In 1986, Plaintiff Andres Nieves, Sr. purchased a home in Dover, New Jersey (the “home”) with his son, Andres Nieves, Jr. (“Nieves, Jr.”) In 2002, plaintiff suffered a stroke rendering him unable to perform various “activities of daily living” without assistance. Plaintiff resided in the home with his son until he entered a long-term care facility in 2015.

Between 2002, when plaintiff suffered a stroke, and 2015, when plaintiff entered a long-term care facility, Nieves, Jr. provided plaintiff with care that enabled him to remain at home rather than a nursing home, including supervision of medication, nutritional status, and safety. Although he had a job outside the home, Nieves, Jr. employed private caregivers or enlisted his brother to care for plaintiff while he worked. When Nieves, Jr. was unable to find outside care, he stayed home from work to care for his father.

Plaintiff conveyed title to the home to Nieves, Jr. by deed dated December 22, 2011.

In 2015, after moving into the long-term care facility, plaintiff applied for Medicaid benefits. With his application, plaintiff submitted certifications intended to demonstrate that plaintiff’s transfer of his home to Nieves, Jr. in 2011 was exempt from Medicaid’s transfer of assets penalty because Nieves, Jr. was a “caregiver child.” In that regard, under the Medicaid rules, any transfers of assets from the Medicaid applicant to another during the 5 year period prior to the filing of an application for benefits results in the imposition of a penalty, or period of ineligibility for Medicaid. However, an applicant is not subject to this “transfer of assets” penalty if the applicant’s home was transferred to a son or daughter who “was residing in such individual’s home for a period of at least two years immediately before” the individual moved into a long-term care facility and “who provided care to such individual which permitted such individual to reside at home rather than in the long-term care facility (the “caregiver child exemption”). Plaintiff claimed that his transfer of the home to his son fell within the caregiver child exception.

The Medicaid agency found that plaintiff was eligible for Medicaid benefits but imposed a 954-day penalty for the 2011 transfer of plaintiff’s home to Nieves, Jr. under the transfer of assets rule. The agency explained that, under its interpretation of the Medicaid rules,  the “caregiver child exemption” is met when “only one child is responsible for care giving and in order to give that level of care the child cannot be employed for 2 years immediately before the date the individual became institutionalized or institutional level of care needed.”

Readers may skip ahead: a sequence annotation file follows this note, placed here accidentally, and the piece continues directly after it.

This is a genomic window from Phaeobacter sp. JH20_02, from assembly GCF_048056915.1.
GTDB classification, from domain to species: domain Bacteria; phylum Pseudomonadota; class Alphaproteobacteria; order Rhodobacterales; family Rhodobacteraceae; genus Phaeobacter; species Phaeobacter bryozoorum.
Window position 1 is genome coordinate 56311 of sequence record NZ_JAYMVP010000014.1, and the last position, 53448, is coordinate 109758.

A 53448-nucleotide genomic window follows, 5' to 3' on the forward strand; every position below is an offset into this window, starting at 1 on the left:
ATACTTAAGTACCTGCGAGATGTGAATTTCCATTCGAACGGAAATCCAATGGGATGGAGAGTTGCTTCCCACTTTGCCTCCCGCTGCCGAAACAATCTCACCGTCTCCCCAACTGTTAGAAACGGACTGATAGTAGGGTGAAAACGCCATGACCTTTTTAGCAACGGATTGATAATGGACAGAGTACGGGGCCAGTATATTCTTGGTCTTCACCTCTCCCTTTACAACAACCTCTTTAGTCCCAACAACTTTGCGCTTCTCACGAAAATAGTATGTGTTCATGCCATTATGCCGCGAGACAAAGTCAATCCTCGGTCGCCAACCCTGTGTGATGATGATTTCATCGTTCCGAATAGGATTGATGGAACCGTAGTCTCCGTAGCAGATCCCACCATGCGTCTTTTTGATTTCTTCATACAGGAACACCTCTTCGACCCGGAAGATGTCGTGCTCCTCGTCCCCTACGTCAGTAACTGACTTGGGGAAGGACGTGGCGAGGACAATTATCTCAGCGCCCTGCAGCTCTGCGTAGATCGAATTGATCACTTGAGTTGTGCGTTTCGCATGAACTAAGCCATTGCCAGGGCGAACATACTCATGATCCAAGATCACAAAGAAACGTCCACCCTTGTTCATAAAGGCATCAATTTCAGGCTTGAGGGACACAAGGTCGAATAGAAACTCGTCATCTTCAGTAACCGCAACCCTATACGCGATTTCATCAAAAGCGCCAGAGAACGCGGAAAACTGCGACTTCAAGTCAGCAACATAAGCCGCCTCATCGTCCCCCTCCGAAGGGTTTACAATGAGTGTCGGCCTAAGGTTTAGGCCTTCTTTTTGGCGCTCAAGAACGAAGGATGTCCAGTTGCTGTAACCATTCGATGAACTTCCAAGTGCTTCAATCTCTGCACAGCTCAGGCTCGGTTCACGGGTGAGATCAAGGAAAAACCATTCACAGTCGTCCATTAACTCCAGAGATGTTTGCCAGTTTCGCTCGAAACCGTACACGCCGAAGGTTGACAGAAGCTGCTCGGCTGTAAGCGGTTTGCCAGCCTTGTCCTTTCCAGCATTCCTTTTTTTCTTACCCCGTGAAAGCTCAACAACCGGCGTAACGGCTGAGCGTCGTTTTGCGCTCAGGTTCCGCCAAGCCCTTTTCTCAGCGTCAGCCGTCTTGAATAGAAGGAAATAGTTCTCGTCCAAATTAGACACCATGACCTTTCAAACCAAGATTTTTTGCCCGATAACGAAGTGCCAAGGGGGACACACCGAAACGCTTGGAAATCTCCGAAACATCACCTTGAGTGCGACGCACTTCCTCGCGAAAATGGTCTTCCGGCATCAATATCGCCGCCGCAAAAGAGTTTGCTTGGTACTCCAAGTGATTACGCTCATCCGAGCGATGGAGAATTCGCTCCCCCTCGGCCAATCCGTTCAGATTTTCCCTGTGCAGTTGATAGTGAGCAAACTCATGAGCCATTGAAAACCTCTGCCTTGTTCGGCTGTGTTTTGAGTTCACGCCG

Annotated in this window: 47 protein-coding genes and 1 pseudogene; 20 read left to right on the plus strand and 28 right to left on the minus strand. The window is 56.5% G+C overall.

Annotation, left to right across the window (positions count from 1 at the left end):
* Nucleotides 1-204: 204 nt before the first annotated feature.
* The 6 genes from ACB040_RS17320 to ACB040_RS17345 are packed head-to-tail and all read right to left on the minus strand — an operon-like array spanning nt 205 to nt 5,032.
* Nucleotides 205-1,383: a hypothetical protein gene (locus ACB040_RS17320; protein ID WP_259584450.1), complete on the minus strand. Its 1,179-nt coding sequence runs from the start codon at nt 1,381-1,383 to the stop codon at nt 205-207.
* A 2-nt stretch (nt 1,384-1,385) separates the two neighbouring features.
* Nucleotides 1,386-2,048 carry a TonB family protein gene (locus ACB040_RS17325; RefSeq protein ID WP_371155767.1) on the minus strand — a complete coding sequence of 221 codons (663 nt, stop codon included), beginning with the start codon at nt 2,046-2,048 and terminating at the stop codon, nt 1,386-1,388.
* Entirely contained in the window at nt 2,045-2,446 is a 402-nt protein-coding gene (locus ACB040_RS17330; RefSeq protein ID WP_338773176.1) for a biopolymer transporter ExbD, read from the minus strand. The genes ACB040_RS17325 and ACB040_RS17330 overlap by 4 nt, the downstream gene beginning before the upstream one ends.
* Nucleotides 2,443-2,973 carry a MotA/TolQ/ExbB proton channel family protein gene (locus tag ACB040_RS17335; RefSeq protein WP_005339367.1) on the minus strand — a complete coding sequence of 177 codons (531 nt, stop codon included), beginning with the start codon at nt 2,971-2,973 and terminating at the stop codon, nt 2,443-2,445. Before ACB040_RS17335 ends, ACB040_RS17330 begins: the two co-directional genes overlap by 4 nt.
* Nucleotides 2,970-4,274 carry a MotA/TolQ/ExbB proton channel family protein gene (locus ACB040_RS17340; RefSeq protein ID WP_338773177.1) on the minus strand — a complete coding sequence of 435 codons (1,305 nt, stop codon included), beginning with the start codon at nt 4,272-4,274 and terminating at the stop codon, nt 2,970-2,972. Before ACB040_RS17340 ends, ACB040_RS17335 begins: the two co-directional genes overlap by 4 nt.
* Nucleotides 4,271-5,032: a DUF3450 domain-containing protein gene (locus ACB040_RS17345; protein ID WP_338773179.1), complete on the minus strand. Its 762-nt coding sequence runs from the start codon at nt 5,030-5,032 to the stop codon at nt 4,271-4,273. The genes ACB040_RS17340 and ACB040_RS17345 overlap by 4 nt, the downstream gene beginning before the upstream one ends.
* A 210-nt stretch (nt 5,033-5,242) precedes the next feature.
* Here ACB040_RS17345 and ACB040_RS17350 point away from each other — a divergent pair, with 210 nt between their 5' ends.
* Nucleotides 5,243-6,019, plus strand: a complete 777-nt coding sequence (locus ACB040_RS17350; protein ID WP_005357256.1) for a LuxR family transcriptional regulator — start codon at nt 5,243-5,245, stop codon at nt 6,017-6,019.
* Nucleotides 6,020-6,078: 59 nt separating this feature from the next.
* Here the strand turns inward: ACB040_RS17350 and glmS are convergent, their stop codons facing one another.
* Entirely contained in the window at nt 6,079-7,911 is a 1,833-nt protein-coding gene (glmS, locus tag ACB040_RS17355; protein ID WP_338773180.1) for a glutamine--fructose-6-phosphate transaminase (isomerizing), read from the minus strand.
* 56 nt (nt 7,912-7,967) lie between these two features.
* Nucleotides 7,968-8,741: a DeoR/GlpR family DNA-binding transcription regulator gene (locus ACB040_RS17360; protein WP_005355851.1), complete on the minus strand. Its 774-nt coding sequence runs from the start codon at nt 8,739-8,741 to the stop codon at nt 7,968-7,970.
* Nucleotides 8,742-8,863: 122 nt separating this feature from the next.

Plaintiff requested a fair hearing to challenge the Medicaid agency’s interpretation of the “caregiver child exemption” under the Medicaid rules and the imposition of the transfer of assets penalty. Plaintiff argued that “nowhere in the definition of a caregiver child does it require that child be unemployed or available 24/7 to perform the services.”

Soon thereafter, plaintiff also filed a complaint in federal court for the district of New Jersey for an order permanently enjoining the State of New Jersey from interpreting the federal and state caregiver child exemption to the transfer of assets rule to require that a caregiver child (a) be the only caregiver for an applicant and (b) be otherwise unemployed for the two years before the applicant’s institution. Plaintiff also sought an order requiring defendant to reprocess his Medicaid application without imposing a transfer of assets penalty, as well as awarding attorneys’ fees and costs.

Plaintiff then withdrew his request for a fair hearing, noting that he had filed an action against defendants in federal court addressing the same issues.

Plaintiff filed a motion for a preliminary injunction in the pending federal lawsuit, claiming he was likely to prevail in this case and would suffer permanent harm if defendant was not required to immediately reverse its “caregiver child” position. Soon thereafter, the Medicaid agency issued a revised eligibility determination holding that the “caregiver exemption has been approved” with respect to Nieves, Jr. and finding plaintiff to be retroactively eligible for benefits without a transfer of assets penalty.

The State filed a motion to dismiss plaintiff’s complaint, claiming that, because the agency granted plaintiff the Medicaid benefits he sought and withdrew any interpretation of the caregiver child exemption requiring that a child be the Medicaid applicant’s sole caregiver and be unemployed, plaintiff did not present a justiciable case or controversy.

The Court denied plaintiff’s motion and granted the State’s motion, dismissing plaintiff’s complaint. The Court held as follows:

Defendants argue, correctly, that Plaintiff does not present a justiciable case or controversy. Plaintiffs first claim for relief is moot because the [Medicaid agency] issued a letter . . .  stating that it does not interpret the federal or state caregiver child exemptions to require that the child be the sole caregiver or unemployed for two years before an applicant’s institutionalization. There is no “real and substantial controversy” between Plaintiff and Defendants because the Parties do not hold opposing interpretations of the state or federal statutes in question. (Citations Omitted)

The case is attached here – Nieves v. Connolly

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